EDITORIAL COMMENT: Destination 2063, vision for Africa

As we speak, African Heads of State are in Addis Ababa, Ethiopia for the 28th Ordinary Summit of the African Union, getting ready to map yet another fruitful year for the continent. President Mugabe, that beacon of excellence whose policies are emulated by many other African leaders, is amongst them, taking again the opportunity to share his wisdom with them.
The Summit, which runs from January 30 to 31, is themed “Harnessing the demographic dividend through investment in the youth”.
The rights of women were intensively dealt with last year, and it is now time to harness the potential of the continent’s youth, our future leaders.
The past moulds the future.
Therefore, as we embark on this year’s journey, we reflect on the pledges made by President Idriss Deby Itno of the Republic of Chad as he took office as the Chair of the African Union in January last year.
In his acceptance speech, President Deby highlighted that he would pursue human rights with a particular focus on the rights of women, which was in line with the AU’s 2016 theme.
The continent saw a lot of movement in that area last year; significant progress has been recorded in closing gender gaps in Africa. Apart from that, the continent has also made considerable strides in implementing the AU’s Agenda 2063 with a view to placing Africa as a key player in the world arena.
South Africa’s Dr Nkosazana Dlamini-Zuma steered the African Union Commission in this course for the four years that she was leading the secretariat of the AU.
We wish her well in her future endeavours and may the best candidate succeed her during the 28th Ordinary Summit so that Africa can achieve more.
Since 1963 when African states established the Organisation of African Unity – now AU – the dream of an integrated and harmonised body is slowly but surely being realised. The expectations of the continental body are understandably vast. Member States have committed to achieving them bit by bit, and the roadmap for the African Union’s vision, better known as Agenda 2063, is our guide.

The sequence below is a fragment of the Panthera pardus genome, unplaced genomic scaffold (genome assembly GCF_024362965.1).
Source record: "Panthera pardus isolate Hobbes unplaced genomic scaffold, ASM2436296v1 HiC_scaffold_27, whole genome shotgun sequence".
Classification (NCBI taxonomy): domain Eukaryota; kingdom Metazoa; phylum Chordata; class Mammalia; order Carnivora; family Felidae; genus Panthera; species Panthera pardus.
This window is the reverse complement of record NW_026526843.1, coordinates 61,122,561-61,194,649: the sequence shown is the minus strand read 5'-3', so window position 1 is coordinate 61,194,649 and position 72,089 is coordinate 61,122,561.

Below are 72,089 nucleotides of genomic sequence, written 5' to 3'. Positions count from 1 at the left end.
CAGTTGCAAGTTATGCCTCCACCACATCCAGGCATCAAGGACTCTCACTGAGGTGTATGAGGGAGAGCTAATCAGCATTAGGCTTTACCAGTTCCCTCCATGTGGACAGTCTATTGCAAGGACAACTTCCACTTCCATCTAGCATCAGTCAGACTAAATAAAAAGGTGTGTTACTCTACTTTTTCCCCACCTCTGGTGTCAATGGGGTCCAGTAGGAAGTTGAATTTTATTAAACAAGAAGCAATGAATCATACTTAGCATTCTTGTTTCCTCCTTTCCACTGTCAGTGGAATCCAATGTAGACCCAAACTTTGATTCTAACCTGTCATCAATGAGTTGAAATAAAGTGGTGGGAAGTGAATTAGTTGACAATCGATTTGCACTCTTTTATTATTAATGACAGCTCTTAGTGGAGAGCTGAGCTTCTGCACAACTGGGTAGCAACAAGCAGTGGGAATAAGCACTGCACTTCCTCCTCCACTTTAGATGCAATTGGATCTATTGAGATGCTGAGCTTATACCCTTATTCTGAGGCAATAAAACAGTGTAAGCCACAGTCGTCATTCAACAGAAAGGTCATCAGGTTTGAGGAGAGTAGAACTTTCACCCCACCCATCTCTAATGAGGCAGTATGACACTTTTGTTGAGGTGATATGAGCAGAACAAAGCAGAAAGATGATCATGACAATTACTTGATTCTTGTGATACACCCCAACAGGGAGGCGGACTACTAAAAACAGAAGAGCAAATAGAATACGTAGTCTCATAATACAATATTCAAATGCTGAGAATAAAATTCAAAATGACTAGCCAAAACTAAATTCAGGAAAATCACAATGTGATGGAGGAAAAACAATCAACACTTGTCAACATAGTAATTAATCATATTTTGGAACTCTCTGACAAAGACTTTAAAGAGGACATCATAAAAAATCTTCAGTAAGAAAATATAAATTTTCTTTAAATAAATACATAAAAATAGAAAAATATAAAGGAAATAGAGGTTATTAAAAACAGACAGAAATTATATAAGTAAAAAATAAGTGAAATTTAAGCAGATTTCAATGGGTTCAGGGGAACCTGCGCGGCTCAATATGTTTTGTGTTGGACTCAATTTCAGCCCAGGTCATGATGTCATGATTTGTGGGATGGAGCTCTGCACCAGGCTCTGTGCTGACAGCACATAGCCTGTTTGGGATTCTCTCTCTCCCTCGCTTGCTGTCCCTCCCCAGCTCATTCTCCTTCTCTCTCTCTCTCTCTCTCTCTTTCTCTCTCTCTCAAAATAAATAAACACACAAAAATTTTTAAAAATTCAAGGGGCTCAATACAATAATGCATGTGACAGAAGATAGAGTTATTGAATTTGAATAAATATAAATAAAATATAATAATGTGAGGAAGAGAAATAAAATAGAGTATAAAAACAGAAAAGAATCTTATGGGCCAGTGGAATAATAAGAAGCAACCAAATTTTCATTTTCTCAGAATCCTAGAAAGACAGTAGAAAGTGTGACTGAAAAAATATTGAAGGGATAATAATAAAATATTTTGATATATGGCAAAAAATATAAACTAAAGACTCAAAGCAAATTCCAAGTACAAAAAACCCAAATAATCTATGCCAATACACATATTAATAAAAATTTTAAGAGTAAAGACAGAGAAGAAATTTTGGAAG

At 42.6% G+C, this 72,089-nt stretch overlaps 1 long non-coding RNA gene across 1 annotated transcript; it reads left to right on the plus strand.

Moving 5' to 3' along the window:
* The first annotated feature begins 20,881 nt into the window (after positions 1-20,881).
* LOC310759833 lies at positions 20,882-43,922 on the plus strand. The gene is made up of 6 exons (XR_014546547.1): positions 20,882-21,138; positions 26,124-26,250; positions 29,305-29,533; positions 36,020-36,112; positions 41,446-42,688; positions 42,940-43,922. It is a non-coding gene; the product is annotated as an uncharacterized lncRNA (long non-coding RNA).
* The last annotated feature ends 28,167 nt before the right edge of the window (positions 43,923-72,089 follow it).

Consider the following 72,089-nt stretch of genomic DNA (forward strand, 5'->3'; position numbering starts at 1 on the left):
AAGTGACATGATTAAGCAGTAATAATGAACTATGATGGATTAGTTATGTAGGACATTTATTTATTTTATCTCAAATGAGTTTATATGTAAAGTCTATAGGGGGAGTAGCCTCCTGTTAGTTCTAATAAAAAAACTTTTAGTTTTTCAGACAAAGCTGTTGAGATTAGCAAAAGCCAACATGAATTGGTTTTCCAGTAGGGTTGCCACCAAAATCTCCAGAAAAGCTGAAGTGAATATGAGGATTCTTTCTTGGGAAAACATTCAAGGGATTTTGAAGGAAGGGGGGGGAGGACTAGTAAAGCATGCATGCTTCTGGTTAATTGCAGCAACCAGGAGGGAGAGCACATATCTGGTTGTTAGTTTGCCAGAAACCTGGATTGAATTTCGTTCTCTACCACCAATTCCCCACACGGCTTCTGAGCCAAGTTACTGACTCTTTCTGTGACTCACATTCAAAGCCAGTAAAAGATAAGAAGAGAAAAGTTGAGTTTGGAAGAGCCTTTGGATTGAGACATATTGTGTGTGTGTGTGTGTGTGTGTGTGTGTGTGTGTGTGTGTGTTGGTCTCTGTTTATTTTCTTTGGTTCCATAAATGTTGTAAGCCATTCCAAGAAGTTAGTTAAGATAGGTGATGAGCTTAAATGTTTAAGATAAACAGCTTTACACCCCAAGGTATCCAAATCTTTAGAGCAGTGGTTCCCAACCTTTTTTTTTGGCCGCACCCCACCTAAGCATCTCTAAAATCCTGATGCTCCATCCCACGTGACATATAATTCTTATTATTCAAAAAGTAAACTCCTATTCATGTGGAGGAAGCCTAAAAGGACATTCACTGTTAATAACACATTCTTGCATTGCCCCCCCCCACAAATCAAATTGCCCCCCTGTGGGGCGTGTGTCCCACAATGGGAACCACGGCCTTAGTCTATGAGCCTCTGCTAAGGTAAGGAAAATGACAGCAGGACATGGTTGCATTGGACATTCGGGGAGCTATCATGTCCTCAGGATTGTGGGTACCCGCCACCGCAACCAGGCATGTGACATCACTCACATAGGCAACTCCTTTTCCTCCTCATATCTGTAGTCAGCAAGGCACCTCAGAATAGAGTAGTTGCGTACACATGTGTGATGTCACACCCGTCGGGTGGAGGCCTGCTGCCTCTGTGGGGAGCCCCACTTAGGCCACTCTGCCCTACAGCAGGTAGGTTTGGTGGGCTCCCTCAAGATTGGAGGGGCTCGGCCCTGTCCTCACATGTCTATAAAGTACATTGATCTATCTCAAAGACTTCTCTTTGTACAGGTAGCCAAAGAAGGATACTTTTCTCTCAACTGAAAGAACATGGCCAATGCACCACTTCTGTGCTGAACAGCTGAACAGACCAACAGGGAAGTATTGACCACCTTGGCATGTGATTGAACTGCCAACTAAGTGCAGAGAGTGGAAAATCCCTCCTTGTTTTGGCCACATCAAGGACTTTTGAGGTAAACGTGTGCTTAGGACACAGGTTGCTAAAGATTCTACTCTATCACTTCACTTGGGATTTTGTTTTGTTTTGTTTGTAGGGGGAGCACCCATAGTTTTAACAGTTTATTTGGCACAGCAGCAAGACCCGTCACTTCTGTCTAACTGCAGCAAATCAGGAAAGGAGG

Among other objectives, Agenda 2063 seeks to facilitate continental free trade by 2017 to double intra-trade by 2022; establish African financial institutions to accelerate integration and socio-economic development of the continent; introduce an African passport to fast track integration by enhancing free movement by all African citizens by 2018; and silencing the guns by 2020 to end all wars and conflicts.
The ball is already in motion with regards to the African passport which will free the movement of Africa’s citizens and improve trade.
Clearly, Africa knows where it wants to be by 2063.
But as the African leaders converge for this crucial annual meeting, they need to ask each other some very difficult questions and answer them honestly.
That will propel Africa even further.
Are we on the right trajectory?
Does the pace that we are moving with in attaining our goals resonate well with destination 2063?
Is each Member State playing its part efficiently?
What are we doing right and what are we doing wrong?
The destiny of Africans lies in the discussions that will commence tomorrow. The African leaders’ deliberations will determine whether Africa succeeds or fails; unites or disintegrates.
Meanwhile, war has been ravaging some parts of Africa regardless of the scores recorded in other areas.
The Boko Haram menace in north-eastern Nigeria continues despite President Muhammadu Buhari’s government’s sustained efforts at peace and security.
Other conflict hotspots include the Central African Republic, eastern Democratic Republic of the Congo, Somalia and South Sudan.
According to Agenda 2063, the guns simply need to be silenced now so that all Member States can focus on continental development.
The African leaders are expected to make this objective come to reality sooner rather than later.
It is encouraging that over the years, Africa has become more peaceful with some civil wars dying down.
It will get even better as long as Africa remains mindful of the international community’s eagerness to “help out” during scuffles.
We all know what happened to Libya.

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